Researching Through A Pandemic

OU Assistant Professor Tara Diesbourg, Ph.D., researches the hazards of sitting

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OU School of Health Sciences Assistant Professor Tara Diesbourg, Ph.D. (Photo Credit: Robert Hall)

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Dr. Diesbourg uses a Delsys Trigno wireless EMG sensor to help measure muscle activity and segment accelerations. This quantitative information supplements the qualitative surveys researchers distributed during the pandemic as social distancing halted in-person research. (Photo Credit: Robert Hall)

Advancing Oakland

icon of a calendarSeptember 10, 2021

icon of a pencilBy Robert Brent

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At the beginning of the COVID-19 pandemic, many Americans started working from home to avoid spreading the virus at work. But there’s an issue that comes with working from home that’s hazardous to one’s health as well — sitting.

According to the Pew Research Center, 71 percent of polled Americans had their jobs moved to their home office during the quarantine. This led to changing work habits for most workers. Sitting at a desk in Zoom meetings all day, working longer hours and having no physical office are all things that changed during this seismic shift in work life. With this in mind, the physical repercussions of these work habits have become an important fact to study.

One figure at the forefront of this study is Tara Diesbourg, Ph.D. Dr. Diesbourg completed her Honours Bachelor of Human Kinetics degree with a concentration in Movement Science at
the University of Windsor, before attaining her Ph.D. at Queen’s University in Kingston, Ontario. Now an assistant professor at Oakland University, Dr. Diesbourg primarily focuses her research on ergonomics (the fit and compatibility of people within their environment) and occupational safety.

Prior to the pandemic, Dr. Diesbourg had planned to continue her work looking at changes in the stiffness of the tissues of the spine in different populations and how this might increase a person’s risk for injury at work. Her work was put on hold when in-person research was suspended due to the pandemic. While previously, researchers were able to measure subjects’ muscle activity and posture and observe their participants first-hand, supplementing this information with questionnaires and surveys, during the pandemic, surveys and second-hand data were some of the few ways to keep the research moving forward.

“Now I’m relying a lot more on self-reported information than ever before. That’s also fine and useful, however. What the person is perceiving could be completely different than what I would perceive,” says Dr. Diesbourg. “It’s quite interesting to see differing opinions where some might find that lifting five pounds is actually quite heavy while others report the opposite. Before, I may not have asked that question, but now I have the opportunity to drill down to find where these differences are coming from.”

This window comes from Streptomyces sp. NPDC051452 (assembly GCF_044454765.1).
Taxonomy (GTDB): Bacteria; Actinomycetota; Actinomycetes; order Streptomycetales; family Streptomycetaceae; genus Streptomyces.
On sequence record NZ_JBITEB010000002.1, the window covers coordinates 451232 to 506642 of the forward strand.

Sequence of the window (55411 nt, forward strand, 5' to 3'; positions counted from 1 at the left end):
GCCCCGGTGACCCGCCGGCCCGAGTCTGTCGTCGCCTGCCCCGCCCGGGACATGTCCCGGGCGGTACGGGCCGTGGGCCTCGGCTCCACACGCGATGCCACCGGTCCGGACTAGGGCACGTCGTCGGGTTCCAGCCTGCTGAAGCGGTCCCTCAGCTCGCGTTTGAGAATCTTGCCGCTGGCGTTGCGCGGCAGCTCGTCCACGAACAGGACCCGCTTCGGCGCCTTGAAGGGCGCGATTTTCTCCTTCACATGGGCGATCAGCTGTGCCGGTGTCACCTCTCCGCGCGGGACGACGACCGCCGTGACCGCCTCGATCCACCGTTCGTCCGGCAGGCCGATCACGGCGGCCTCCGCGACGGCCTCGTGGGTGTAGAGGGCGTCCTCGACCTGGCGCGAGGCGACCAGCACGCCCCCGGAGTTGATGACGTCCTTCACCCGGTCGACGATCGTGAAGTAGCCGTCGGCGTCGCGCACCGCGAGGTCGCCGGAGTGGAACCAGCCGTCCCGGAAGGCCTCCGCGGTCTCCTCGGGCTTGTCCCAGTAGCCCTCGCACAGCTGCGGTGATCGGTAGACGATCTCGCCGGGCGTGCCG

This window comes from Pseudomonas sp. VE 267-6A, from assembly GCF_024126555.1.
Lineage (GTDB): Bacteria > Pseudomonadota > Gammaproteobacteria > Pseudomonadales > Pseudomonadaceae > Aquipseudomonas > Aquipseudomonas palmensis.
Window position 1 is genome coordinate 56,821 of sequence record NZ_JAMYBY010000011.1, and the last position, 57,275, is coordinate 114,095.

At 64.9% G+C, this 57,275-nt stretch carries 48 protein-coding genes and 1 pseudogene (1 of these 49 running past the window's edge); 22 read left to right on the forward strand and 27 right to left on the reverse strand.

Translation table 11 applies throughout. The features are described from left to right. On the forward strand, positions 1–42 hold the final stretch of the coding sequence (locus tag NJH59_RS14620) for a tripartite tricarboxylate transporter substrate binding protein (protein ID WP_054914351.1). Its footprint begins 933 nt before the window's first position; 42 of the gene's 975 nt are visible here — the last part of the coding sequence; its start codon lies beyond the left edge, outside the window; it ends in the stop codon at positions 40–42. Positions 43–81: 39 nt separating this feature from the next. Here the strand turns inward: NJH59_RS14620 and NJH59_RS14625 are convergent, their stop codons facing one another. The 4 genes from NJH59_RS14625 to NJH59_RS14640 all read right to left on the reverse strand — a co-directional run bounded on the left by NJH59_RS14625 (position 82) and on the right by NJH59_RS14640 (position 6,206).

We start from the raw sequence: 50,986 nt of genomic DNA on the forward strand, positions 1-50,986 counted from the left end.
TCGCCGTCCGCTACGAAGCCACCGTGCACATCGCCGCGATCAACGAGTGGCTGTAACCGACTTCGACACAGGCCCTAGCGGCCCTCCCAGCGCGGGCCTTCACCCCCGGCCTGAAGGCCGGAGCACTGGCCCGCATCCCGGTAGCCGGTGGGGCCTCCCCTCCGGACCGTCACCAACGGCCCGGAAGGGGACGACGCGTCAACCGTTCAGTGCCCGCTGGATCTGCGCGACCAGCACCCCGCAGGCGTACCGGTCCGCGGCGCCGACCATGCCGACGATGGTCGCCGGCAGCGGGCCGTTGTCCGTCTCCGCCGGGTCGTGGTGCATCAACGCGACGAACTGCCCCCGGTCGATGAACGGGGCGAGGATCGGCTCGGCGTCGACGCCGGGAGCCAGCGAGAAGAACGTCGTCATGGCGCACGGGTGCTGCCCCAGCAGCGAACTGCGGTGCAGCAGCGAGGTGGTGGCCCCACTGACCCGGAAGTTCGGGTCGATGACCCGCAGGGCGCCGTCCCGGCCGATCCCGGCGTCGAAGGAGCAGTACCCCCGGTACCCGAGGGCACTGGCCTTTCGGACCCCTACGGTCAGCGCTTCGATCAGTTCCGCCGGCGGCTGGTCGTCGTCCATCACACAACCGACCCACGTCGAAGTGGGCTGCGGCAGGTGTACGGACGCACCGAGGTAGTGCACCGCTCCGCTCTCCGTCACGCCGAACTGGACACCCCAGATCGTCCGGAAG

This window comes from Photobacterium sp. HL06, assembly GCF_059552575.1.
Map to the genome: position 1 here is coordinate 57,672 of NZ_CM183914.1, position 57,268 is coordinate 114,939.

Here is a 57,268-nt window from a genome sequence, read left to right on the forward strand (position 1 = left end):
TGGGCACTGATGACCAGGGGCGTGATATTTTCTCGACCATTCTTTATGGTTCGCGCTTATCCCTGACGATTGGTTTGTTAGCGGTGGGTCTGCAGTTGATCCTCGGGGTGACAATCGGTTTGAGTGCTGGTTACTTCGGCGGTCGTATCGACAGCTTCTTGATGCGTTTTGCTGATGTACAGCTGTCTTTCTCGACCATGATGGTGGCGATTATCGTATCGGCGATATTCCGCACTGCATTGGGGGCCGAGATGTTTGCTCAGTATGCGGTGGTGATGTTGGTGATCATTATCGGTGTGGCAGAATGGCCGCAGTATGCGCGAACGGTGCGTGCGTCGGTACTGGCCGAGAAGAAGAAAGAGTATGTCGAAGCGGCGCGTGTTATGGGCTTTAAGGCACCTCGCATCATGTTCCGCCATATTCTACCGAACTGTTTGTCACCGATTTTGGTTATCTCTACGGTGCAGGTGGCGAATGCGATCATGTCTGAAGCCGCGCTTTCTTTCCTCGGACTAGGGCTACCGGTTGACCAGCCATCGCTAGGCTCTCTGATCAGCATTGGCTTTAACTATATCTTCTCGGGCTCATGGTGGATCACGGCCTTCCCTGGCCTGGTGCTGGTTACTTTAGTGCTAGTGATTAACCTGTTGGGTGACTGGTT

Self-reporting comes with its challenges, however. It’s difficult for Dr. Diesbourg and her fellow researchers to predict the amount of feedback they’ll get, and they often receive fewer responses than anticipated. The range of responses also varies greatly, as different respondents have their own unique interpretation of what they’re being asked. Dr. Diesbourg says that this results in her team needing to be a bit more creative when reading data.

“We’re finding that we have less statistical power, so comparing our data and research has taken a lot more creativity. We’re having to take more factors into account and control for more relationships between variables than we previously might have.”

Despite these limitations, Dr. Diesbourg has managed to persevere and continue to create ground-breaking research. She is currently working with a team at her alma mater of Queen’s University to compare how employee health has changed since the beginning of the pandemic due to working from home.

Another of her research endeavors focuses on what Dr. Diesbourg calls “extreme sitting” for people that are required to sit for unusually long periods of time. This survey focuses on Varsity E-Sports players across the country who spend long hours sitting to play their chosen video game, while also working and learning from home.

While these studies are not far enough along to report statistical findings, Dr. Diesbourg says there does seem to be a trend towards increased reports of pain with increased sitting, but the exact cause and nature of this increase is unclear.

“The risks of a sedentary lifestyle include cardiovascular problems, diabetes, muscle atrophy and many more negative effects that impact a person’s life.”

How can people combat this reality while working from home? Dr. Diesbourg says that it’s impossible to completely avoid sitting, but a few tactics can improve their physical health.

“Break up the time you spend sitting with some standing breaks. Deliberately make time to stand up from your chair, stretch, walk around or get a drink. You have to allow your body to reset before getting back to seated work again. Instead of sitting and working on something for hours on end, set a timer to go off every 45 minutes or so to stand up and walk around for a few minutes before getting back to your work. It won’t affect your productivity much, but you will feel better physically.”

With an increasing number of people being required to sit at their desks all day, Dr. Diesbourg’s research is poised to be important moving into the future.

Learn more about supporting research at Oakland University.

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